Editorial Policy

5 Painful (But Effective) Ways to Cut Debt

Eva Norlyk Smith Ph.D.

January 4, 2012

For some, getting rid of credit card debt can be as simple as changing a few spending habits to free up extra money. However, if you have a lot of credit card debt and want to take serious steps to get it under control, you&#039re going to have to make some sacrifices.

“Most people ignore their debt until it&#039s such a serious problem that they have very few options left,” says Mike Sullivan, director of education for Take Charge America. “But there are times when you&#039re going to have to give up things you&#039ve taken for granted. If you don't, someone will do it for you.”

Making deep cuts in your spending might hurt, but remember — you don&#039t have to cut back forever. Here are five painful but effective ways to get rid of credit card debt.

1. Cut the cable: It might be painful to imagine living without 200 channels at your fingertips, but at $75 per month and up, cable TV subscriptions quickly turn into serious expenses. Yet there are other options to get your entertainment fix.

For $7.99 a month, you can get unlimited online streaming from Netflix (which offers thousands of movies and shows) directly onto your TV. Other cost-effective options include Hulu.com and Amazon Instant Video. Google is getting in on the action as well with Google TV, which lets you use the Internet to watch video with your television.

2. Scale back phone services. Take a careful look at what you spend on phone services each month, and get the axe out. Most households don&#039t need both a cell phone and a landline. If a cell phone is a must-have, consider canceling your landline. If you like having a number that's separate from your cell number, you can replace your landline with voice-over IP (VOIP) technology, which allows you to make calls using your Internet connection. Services like Ooma and Google Voice are free for calls within the U.S. You'll just need to buy the hardware needed to make the calls.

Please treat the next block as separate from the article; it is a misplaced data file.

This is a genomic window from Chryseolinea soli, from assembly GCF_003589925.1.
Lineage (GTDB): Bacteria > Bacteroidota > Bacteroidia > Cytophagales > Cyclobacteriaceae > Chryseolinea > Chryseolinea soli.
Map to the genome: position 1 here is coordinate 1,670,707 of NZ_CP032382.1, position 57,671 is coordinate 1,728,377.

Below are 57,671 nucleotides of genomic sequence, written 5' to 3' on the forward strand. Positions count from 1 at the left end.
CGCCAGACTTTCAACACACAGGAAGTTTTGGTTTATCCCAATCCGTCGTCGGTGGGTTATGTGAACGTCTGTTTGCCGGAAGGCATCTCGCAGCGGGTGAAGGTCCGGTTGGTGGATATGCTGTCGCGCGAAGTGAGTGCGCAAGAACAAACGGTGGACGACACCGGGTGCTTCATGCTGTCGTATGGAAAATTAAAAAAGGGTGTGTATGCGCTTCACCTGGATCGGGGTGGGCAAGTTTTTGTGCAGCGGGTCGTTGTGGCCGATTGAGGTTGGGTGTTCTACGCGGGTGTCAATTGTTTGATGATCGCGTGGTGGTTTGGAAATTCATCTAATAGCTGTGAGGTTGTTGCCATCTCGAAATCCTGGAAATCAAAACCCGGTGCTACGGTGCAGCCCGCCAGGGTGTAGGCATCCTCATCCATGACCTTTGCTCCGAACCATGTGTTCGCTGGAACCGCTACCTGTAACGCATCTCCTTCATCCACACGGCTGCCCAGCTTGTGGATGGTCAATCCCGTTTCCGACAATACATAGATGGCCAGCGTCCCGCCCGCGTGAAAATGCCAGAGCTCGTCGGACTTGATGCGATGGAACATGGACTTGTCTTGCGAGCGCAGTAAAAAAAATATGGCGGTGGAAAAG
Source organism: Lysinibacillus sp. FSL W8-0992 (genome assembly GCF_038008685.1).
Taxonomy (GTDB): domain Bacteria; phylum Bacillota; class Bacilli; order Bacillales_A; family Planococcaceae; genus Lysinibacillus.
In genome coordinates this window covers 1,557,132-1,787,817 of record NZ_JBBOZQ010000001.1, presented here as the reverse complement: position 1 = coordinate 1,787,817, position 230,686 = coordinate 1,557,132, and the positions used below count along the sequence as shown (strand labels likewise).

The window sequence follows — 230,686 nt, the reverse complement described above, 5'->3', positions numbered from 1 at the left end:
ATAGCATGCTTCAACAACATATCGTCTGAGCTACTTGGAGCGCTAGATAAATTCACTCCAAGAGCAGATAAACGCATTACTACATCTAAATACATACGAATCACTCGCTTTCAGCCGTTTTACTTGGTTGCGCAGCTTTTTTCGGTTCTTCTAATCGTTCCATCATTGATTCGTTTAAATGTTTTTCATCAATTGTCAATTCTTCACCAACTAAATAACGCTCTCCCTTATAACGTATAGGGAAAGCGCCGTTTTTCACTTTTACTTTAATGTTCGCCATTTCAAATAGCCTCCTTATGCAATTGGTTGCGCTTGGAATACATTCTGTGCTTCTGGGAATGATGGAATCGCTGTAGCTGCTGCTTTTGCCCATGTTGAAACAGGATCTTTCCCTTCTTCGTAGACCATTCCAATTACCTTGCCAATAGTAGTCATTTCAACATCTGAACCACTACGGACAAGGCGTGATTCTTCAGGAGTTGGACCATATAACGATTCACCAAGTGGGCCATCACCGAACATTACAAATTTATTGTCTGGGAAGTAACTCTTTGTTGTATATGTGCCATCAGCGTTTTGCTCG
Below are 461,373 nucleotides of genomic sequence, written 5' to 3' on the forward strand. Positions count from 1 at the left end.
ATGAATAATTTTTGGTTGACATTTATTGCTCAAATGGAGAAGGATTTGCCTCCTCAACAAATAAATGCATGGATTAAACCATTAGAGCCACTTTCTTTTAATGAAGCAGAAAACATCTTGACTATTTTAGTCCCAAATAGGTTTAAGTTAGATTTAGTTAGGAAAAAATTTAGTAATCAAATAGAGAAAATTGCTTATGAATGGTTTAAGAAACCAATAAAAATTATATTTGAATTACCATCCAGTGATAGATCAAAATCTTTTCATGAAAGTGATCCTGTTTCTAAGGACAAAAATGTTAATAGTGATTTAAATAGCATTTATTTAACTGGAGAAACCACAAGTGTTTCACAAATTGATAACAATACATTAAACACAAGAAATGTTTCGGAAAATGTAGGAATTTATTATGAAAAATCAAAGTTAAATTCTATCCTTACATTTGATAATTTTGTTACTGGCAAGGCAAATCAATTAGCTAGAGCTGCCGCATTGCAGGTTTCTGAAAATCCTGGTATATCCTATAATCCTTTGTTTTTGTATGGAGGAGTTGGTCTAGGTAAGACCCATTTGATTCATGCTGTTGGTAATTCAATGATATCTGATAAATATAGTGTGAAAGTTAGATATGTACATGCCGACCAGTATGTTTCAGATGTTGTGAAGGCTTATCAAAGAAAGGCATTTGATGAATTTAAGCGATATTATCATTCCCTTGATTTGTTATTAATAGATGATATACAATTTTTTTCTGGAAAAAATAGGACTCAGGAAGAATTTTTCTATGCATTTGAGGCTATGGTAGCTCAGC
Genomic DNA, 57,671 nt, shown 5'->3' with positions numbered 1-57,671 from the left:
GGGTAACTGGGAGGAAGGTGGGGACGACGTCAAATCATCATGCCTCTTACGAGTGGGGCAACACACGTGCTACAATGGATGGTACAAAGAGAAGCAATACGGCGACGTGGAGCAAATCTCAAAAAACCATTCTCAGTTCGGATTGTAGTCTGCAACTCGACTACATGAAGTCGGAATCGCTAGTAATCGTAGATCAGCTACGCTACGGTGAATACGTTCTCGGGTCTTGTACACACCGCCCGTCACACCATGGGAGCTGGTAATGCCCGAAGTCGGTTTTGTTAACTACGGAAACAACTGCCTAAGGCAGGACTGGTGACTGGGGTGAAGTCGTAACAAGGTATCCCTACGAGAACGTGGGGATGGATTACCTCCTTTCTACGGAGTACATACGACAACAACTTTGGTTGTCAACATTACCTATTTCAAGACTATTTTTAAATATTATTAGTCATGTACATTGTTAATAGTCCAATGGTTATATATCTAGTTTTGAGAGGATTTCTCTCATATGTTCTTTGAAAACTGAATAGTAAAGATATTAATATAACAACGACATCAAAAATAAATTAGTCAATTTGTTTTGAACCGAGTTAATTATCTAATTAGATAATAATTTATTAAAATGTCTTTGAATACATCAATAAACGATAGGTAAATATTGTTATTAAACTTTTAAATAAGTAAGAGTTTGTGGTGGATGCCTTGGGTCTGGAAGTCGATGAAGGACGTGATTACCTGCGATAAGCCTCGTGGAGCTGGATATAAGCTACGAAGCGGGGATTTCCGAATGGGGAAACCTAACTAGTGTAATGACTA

In addition, take a careful look at that cell phone bill. Are you paying for more minutes each month than you actually use? Is it time for the kids to scale back that torrent of text messages? Are you utilizing your free night and weekend minutes? Once you start looking, you might be surprised at how many features you can do without.

3. Don&#039t eat out so often. You might not be the next Julia Child, but cooking your own meals instead of eating out is healthy for your body and wallet. A simple thing like bringing lunch to work, even just three times a week, can save $100 to $150 a month. Cooking dinner at home instead of going out can add another $200 to $300 a month in savings.

4. Cut back on car expenses. Next to housing and food, car expenses are one of the biggest budget items. Reevaluating how you use your wheels can unlock savings.

  • Carpool. If you live in a metropolitan area, check out sites like RideSearch.com or eRideshare.com to find opportunities for carpooling in your area. Carpooling might entail significantly altering your schedule — but splitting gas costs can help you free up money that was going straight into your tank.
  • Keep your car longer. If you take good care of your car, it will likely provide reliable transportation up to 100,000 miles. If you're in the habit of trading your wheels in every few years, consider hanging onto your vehicle for a bit longer. Not having a car payment can help you make significant headway in whittling down your debt.
  • Scale back or downsize. Many households are in the habit of having two or more cars. If you&#039re having trouble making ends meet, consider paring your fleet down to one. It can be painful to coordinate several family members' commutes, activities and errands. But making the effort to do so could mean one less monthly car payment.

5. Take a shopping break. Try putting your wallet in the drawer for three to six months and taking it out only for grocery shopping. Postpone major purchases, avoid purchasing new clothing, pass up on irresistible sales offers and stay away from the mall.

At the end of six months, make a list of the things you absolutely do need and purchase them. This might be shock therapy for chronic shopaholics, and it&#039s not for everyone. Yet taking six-month shopping breaks can leave you with more money to tackle your debt.

Radically changing spending habits is never pleasurable, and you may find it useful to get a coach, such as a credit counselor, to help you make the best decisions.

Credit counseling isn&#039t just for people with serious problems. Credit counselors can also simply help you manage your finances better,” says Sandy Shore, a spokeswoman with Novadebt.org. “By looking at your financial situation, a credit counselor will be able to see where your money goes and suggest options for cutting back best suited to your situation.”

See also: 10 Painless (and Not So Painless) Debt Fixes